Teenagers are More at Risk of Hospitalization Due to COVID Vaccine-Related Myocarditis Than the Coronavirus Itself, New Research Says

Teenagers are More at Risk of Hospitalization Due to COVID Vaccine-Related Myocarditis Than the Coronavirus Itself, New Research Says
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Medical experts and the authorities, in general, are trying to convince the world to get vaccinated. However, other news occurs claiming that receiving a jab might not be a good idea, at least in some cases.

According to The Guardian, US researchers are now claiming that teenage boys have higher chances to be hospitalized because of a rare side-effect of the COVID vaccine developed by Pfizer/BioNTech than because of the coronavirus itself. The side-effect in question is myocarditis, meaning an inflammation of the heart.

Boys aged 12 to 15 years old are at risk

The data analyzed shows that young boys between the ages of 12 to 15 years old are 4-6 times more likely to develop vaccine-related myocarditis than to get hospitalized for COVID over a period of four months.

Dr Tracy Høeg at the University of California, together with colleagues, analyzed adverse reactions to COVID vaccinations for young people aged 12 to 17 years old for the first half of 2021.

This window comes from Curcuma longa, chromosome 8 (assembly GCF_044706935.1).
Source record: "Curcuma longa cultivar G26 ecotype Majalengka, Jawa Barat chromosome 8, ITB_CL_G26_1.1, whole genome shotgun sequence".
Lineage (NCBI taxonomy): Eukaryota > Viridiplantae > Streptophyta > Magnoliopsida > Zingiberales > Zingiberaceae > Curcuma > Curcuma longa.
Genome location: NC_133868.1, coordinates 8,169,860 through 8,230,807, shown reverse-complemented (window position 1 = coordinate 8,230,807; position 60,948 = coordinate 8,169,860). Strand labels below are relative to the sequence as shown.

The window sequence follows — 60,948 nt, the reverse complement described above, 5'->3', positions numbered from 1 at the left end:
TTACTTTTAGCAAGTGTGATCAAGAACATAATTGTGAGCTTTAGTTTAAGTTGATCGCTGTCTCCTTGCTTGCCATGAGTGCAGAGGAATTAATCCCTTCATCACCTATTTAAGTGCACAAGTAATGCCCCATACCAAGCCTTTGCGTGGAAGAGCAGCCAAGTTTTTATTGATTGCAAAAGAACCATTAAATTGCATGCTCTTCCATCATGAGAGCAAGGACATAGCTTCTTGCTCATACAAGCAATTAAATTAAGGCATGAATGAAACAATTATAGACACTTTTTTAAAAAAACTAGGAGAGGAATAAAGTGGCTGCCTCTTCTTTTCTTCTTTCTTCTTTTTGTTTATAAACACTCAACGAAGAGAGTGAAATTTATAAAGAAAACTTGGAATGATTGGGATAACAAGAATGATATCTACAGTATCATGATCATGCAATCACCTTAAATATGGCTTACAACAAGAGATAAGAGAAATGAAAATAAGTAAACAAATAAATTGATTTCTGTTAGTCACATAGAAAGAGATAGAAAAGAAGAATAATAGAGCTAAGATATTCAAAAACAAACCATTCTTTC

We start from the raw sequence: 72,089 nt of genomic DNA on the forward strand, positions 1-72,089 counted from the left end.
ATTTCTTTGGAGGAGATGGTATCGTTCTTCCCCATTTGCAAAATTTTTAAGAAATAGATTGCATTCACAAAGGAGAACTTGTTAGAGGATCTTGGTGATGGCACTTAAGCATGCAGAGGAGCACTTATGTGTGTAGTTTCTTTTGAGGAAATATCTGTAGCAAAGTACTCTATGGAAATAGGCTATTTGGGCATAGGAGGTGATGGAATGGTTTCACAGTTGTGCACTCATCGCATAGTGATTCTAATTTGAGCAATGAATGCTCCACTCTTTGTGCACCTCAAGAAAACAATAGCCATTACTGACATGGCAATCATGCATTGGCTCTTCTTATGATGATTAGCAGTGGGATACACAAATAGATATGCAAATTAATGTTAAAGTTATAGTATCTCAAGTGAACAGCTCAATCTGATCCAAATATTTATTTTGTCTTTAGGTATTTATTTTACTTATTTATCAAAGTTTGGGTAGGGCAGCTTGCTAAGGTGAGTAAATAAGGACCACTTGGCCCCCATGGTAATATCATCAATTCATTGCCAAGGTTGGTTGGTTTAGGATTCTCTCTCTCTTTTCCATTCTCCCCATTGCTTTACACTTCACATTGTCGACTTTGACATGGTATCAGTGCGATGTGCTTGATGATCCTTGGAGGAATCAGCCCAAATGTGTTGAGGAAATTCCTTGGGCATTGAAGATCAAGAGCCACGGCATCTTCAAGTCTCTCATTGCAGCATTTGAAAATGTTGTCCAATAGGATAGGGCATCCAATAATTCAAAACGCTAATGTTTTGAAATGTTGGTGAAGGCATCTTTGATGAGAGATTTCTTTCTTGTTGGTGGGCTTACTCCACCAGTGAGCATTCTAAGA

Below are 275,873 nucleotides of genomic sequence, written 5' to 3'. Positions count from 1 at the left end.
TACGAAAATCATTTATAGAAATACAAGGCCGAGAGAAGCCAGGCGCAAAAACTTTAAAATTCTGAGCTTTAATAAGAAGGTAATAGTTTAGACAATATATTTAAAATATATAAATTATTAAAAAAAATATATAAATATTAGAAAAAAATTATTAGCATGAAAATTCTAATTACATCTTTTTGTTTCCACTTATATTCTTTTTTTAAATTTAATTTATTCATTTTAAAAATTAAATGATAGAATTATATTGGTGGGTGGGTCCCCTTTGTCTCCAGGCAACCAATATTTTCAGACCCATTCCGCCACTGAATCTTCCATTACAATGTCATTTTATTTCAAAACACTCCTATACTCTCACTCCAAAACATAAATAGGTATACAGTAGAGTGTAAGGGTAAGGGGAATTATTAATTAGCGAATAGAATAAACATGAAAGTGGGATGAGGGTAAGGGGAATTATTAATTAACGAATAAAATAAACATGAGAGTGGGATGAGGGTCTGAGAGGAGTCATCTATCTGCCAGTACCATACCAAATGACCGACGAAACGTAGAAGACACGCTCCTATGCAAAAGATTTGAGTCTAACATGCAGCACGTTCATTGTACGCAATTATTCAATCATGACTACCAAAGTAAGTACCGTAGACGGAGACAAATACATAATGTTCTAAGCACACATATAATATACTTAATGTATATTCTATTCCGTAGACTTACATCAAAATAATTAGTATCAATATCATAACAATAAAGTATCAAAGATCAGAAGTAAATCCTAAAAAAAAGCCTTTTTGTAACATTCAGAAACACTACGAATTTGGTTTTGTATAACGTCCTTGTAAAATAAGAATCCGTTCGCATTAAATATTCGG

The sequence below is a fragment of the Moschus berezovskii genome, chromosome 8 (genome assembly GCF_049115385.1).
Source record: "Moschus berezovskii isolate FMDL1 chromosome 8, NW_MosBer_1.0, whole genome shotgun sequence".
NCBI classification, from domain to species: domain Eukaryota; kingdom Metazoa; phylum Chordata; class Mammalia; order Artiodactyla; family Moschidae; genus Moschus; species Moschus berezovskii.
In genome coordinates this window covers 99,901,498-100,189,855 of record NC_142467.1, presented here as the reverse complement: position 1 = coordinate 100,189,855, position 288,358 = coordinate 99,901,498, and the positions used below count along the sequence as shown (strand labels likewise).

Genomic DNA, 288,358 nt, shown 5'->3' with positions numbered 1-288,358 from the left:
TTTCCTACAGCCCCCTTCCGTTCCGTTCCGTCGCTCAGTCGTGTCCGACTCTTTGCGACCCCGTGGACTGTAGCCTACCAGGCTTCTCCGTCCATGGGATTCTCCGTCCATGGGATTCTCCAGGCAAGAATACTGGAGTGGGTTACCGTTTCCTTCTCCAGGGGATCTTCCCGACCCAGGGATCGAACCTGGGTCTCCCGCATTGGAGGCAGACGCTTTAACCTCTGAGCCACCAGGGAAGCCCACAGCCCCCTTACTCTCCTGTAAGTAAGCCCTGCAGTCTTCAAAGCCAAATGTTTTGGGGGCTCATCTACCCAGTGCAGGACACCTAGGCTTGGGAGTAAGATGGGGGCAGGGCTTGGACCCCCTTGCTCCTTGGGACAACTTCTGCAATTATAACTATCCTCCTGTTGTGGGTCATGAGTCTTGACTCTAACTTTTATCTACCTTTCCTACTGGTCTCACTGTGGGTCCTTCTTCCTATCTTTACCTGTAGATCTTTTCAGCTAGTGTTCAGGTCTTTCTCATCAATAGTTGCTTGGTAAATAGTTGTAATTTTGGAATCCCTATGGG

Source: Pixabay - TheDigitalArtist
Source: Pixabay – TheDigitalArtist

Saul Faust, who is a professor of infectious diseases and pediatric immunology at the University of Southampton, and who wasn’t involved in the new study, declared as quoted by TheGuardian.com:

While myocarditis after vaccination is exceptionally rare, we may be able to change the first or second doses or combine vaccines differently to avoid the risk at all, once we understand the physiology better,

On balance, there is no urgency to immunise children from a medical perspective, although if schools are unable to maintain education for the vast majority at all times, the overall balance could shift. If my two teenage children are offered the vaccine by the NHS my GP wife and I will have no hesitation in allowing them to receive the vaccine.

The latest study has yet to be peer-reviewed.


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Cristian Antonescu

Even since he was a child, Cristian was staring curiously at the stars, wondering about the Universe and our place in it. Today he's seeing his dream come true by writing about the latest news in astronomy. Cristian is also glad to be covering health and other science topics, having significant experience in writing about such fields.

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